Big Brother is visiting Boston

Most often people will believe bad news much easier than good news, displaying a general sense of pessimism that is part of the human soul. But sometimes it is really hard to believe what kind of madness politicians come up with: The Governor of Massachusetts, Mr. Deval Patrick, is currently concerned with the state’s budget. Well, the times are tough, and it is understandable that we either have to cut programs, raise taxes, or both. These are hard decisions, and I do not envy anyone having to take them.

However, one suggestion Mr. Patrick made yesterday immediately got my attention: there are apparently plans on the table to introduce a “chip” in the state’s vehicle inspection stickers, so that cars can be tracked as they use the Commonwealth’s highway system. What might seem like a prudent idea to shift the cost of the transportation infrastructure to those that are causing them, is in reality an attempt to introduce an Orwellian surveillance system of European proportions.

It is bad enough that the private industry (in the form of the wireless carriers) have a rather comprehensive location profile of all their customers. Yet, it is really easy to turn of the cell phone, leave it at some place, or switch to another cell phone, in case one wants to obfuscate one’s location. However, even in Massachusetts it is rather hard to get around without having to resort to using a car. Within the 128 belt this might be manageable, but once you get beyond 495 it becomes impossible. Mandating a tracking and surveillance device in vehicles for tax purposes will now create a gigantic database with rather sensitive information. The potential for abuse is scary:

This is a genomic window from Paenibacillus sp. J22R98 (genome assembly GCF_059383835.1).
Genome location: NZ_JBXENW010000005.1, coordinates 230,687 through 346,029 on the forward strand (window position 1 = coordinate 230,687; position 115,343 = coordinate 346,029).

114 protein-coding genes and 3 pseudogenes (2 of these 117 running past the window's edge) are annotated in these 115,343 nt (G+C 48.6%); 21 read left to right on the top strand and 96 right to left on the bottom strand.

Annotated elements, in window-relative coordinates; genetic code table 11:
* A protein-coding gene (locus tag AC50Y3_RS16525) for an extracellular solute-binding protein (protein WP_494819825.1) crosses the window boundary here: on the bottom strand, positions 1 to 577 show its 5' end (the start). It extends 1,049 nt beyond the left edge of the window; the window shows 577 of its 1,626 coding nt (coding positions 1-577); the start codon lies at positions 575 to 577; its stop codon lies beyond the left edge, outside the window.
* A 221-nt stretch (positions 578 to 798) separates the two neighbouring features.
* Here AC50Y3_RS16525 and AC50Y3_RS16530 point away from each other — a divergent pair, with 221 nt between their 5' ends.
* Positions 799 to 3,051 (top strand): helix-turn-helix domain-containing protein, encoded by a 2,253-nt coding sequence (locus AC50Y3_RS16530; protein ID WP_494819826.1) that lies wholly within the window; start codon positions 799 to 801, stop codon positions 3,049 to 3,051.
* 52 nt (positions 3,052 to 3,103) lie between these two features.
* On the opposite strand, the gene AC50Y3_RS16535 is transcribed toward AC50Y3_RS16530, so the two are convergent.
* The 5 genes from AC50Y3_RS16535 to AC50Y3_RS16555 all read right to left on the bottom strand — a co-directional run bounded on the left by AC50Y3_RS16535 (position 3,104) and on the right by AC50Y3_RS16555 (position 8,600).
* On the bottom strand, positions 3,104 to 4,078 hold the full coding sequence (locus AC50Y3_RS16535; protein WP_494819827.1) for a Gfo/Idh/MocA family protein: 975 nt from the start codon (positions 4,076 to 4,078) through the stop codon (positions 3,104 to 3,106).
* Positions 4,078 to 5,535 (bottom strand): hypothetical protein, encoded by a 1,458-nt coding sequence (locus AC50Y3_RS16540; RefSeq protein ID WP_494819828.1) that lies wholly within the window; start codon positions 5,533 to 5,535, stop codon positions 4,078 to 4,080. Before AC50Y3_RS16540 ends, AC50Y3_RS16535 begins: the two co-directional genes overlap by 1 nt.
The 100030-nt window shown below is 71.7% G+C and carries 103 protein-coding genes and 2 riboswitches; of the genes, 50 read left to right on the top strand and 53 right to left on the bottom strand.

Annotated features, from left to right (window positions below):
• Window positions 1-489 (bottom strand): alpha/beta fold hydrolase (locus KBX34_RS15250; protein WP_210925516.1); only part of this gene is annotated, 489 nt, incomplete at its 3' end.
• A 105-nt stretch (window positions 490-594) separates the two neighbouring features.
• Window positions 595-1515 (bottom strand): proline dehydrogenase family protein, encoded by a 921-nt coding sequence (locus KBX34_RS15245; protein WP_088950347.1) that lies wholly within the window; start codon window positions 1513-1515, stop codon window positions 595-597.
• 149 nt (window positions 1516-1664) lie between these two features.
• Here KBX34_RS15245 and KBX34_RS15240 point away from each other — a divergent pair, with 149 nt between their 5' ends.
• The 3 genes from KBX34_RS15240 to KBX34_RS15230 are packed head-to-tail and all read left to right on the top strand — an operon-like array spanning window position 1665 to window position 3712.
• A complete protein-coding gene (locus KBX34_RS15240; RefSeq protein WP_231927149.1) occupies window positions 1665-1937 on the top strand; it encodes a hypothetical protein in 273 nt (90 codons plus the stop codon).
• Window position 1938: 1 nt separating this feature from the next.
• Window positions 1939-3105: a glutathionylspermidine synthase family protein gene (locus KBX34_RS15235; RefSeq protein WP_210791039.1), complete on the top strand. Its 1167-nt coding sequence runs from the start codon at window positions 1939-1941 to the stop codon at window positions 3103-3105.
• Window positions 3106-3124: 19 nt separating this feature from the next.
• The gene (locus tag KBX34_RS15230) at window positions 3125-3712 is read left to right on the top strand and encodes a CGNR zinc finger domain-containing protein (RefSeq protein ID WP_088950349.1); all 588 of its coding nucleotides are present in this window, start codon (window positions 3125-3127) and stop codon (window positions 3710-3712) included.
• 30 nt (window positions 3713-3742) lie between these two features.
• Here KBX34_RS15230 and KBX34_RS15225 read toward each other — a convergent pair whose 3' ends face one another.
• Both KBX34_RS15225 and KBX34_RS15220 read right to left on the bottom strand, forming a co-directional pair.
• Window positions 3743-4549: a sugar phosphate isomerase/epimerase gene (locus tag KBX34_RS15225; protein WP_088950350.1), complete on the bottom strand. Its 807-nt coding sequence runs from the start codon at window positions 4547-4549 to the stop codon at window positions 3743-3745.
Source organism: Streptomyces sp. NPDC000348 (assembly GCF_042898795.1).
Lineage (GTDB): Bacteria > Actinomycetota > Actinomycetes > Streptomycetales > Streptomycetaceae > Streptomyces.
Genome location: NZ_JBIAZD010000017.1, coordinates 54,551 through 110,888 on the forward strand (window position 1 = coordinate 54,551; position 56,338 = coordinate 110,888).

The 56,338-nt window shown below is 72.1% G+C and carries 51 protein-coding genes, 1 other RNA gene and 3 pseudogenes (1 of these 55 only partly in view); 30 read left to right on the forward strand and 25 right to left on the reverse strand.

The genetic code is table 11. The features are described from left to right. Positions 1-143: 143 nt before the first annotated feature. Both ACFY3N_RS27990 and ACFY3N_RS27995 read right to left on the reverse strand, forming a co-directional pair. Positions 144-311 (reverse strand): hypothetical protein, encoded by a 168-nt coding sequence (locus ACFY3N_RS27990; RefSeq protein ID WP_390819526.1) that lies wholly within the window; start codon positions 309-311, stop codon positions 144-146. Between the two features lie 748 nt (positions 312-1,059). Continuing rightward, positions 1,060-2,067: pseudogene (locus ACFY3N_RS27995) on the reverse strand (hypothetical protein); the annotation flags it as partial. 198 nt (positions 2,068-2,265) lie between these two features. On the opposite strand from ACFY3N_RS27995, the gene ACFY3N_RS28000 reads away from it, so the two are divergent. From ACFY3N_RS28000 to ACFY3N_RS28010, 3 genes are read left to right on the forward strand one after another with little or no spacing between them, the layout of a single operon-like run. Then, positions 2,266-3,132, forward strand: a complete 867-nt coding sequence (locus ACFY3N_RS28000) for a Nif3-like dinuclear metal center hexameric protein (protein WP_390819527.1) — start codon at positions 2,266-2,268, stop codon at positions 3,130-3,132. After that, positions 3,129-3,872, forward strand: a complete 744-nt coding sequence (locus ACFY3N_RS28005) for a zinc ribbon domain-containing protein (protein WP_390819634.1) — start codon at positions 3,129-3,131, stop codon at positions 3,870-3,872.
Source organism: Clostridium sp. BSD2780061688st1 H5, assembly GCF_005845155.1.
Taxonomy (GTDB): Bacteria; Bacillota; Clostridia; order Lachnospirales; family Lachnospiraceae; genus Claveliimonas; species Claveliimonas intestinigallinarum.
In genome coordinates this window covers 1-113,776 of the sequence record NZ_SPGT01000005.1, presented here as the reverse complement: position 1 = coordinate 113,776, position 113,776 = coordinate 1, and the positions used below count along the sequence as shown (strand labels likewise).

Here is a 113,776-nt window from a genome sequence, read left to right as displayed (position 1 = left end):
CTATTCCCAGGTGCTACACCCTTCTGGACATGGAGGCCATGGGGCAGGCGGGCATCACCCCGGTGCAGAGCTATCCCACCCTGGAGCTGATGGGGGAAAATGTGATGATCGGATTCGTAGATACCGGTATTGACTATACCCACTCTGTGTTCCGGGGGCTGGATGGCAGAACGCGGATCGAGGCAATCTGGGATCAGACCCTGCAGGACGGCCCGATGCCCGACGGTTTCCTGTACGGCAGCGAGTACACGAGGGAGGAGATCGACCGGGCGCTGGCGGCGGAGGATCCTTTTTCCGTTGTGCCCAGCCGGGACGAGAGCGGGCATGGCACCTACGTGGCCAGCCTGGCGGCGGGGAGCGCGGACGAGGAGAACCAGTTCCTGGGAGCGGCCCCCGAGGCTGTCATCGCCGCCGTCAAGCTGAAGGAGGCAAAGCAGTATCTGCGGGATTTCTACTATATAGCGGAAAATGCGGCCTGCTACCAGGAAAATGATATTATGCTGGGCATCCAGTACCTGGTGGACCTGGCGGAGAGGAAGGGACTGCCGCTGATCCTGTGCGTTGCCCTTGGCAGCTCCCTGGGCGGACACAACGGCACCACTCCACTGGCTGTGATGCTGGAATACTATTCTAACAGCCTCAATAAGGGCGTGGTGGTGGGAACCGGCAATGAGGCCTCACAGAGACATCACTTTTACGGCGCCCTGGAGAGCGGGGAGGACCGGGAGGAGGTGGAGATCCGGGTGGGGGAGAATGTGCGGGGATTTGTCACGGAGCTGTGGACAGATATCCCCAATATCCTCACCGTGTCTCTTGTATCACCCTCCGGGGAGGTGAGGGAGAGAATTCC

• With location data, one can attempt to create a political profile by tracking conventions, conferences, and events a person goes to. I am not a lawyer, but this seems to be getting rather close to infringing a couple of First Amendment rights.
  • The collected data can be subpoena in all kinds of litigations, including sensitive things like divorce proceedings or insurance disputes.
  • If the database is ever breached, the hacker could have a field day, exposing location profiles of individuals. Depending on whose data is stolen, this could actually result in increased personal risk for exposed persons.

There are a lot more things that can go wrong, so this bill must never even come close to being considered.


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